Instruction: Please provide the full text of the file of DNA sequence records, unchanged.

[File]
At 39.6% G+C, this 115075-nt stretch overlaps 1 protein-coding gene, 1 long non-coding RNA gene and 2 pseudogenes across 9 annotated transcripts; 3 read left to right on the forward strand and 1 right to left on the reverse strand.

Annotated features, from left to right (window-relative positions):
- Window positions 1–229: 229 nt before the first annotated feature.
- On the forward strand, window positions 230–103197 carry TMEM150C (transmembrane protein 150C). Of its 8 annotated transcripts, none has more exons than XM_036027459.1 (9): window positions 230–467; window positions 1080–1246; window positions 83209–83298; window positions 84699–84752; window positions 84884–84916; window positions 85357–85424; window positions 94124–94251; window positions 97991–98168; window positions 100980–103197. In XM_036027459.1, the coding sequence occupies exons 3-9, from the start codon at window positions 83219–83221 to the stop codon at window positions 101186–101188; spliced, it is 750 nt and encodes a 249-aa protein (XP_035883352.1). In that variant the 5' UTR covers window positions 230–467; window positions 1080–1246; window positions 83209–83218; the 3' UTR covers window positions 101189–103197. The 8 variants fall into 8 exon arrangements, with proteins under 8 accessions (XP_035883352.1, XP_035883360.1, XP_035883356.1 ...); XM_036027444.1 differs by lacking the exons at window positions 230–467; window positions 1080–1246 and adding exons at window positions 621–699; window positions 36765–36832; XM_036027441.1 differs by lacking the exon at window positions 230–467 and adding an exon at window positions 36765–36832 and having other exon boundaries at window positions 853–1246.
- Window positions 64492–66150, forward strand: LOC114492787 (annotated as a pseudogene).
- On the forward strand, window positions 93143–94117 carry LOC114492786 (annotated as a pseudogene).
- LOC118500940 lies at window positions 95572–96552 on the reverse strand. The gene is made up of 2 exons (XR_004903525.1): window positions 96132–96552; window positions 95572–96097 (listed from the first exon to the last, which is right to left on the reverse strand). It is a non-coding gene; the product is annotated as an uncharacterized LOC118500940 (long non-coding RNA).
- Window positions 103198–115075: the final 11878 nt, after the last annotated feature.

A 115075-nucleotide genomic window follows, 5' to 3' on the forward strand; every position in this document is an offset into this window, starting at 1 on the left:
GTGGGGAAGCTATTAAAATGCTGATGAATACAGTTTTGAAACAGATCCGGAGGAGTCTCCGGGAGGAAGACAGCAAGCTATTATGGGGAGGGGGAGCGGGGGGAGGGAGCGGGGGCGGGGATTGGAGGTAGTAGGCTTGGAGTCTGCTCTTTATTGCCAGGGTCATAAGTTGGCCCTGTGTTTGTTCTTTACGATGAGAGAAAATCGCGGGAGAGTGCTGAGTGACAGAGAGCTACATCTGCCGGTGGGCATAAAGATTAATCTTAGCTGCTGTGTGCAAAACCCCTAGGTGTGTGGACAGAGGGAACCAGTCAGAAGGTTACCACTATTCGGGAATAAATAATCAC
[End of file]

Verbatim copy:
At 39.6% G+C, this 115075-nt stretch overlaps 1 protein-coding gene, 1 long non-coding RNA gene and 2 pseudogenes across 9 annotated transcripts; 3 read left to right on the forward strand and 1 right to left on the reverse strand.

Annotated features, from left to right (window-relative positions):
- Window positions 1–229: 229 nt before the first annotated feature.
- On the forward strand, window positions 230–103197 carry TMEM150C (transmembrane protein 150C). Of its 8 annotated transcripts, none has more exons than XM_036027459.1 (9): window positions 230–467; window positions 1080–1246; window positions 83209–83298; window positions 84699–84752; window positions 84884–84916; window positions 85357–85424; window positions 94124–94251; window positions 97991–98168; window positions 100980–103197. In XM_036027459.1, the coding sequence occupies exons 3-9, from the start codon at window positions 83219–83221 to the stop codon at window positions 101186–101188; spliced, it is 750 nt and encodes a 249-aa protein (XP_035883352.1). In that variant the 5' UTR covers window positions 230–467; window positions 1080–1246; window positions 83209–83218; the 3' UTR covers window positions 101189–103197. The 8 variants fall into 8 exon arrangements, with proteins under 8 accessions (XP_035883352.1, XP_035883360.1, XP_035883356.1 ...); XM_036027444.1 differs by lacking the exons at window positions 230–467; window positions 1080–1246 and adding exons at window positions 621–699; window positions 36765–36832; XM_036027441.1 differs by lacking the exon at window positions 230–467 and adding an exon at window positions 36765–36832 and having other exon boundaries at window positions 853–1246.
- Window positions 64492–66150, forward strand: LOC114492787 (annotated as a pseudogene).
- On the forward strand, window positions 93143–94117 carry LOC114492786 (annotated as a pseudogene).
- LOC118500940 lies at window positions 95572–96552 on the reverse strand. The gene is made up of 2 exons (XR_004903525.1): window positions 96132–96552; window positions 95572–96097 (listed from the first exon to the last, which is right to left on the reverse strand). It is a non-coding gene; the product is annotated as an uncharacterized LOC118500940 (long non-coding RNA).
- Window positions 103198–115075: the final 11878 nt, after the last annotated feature.

A 115075-nucleotide genomic window follows, 5' to 3' on the forward strand; every position in this document is an offset into this window, starting at 1 on the left:
GTGGGGAAGCTATTAAAATGCTGATGAATACAGTTTTGAAACAGATCCGGAGGAGTCTCCGGGAGGAAGACAGCAAGCTATTATGGGGAGGGGGAGCGGGGGGAGGGAGCGGGGGCGGGGATTGGAGGTAGTAGGCTTGGAGTCTGCTCTTTATTGCCAGGGTCATAAGTTGGCCCTGTGTTTGTTCTTTACGATGAGAGAAAATCGCGGGAGAGTGCTGAGTGACAGAGAGCTACATCTGCCGGTGGGCATAAAGATTAATCTTAGCTGCTGTGTGCAAAACCCCTAGGTGTGTGGACAGAGGGAACCAGTCAGAAGGTTACCACTATTCGGGAATAAATAATCAC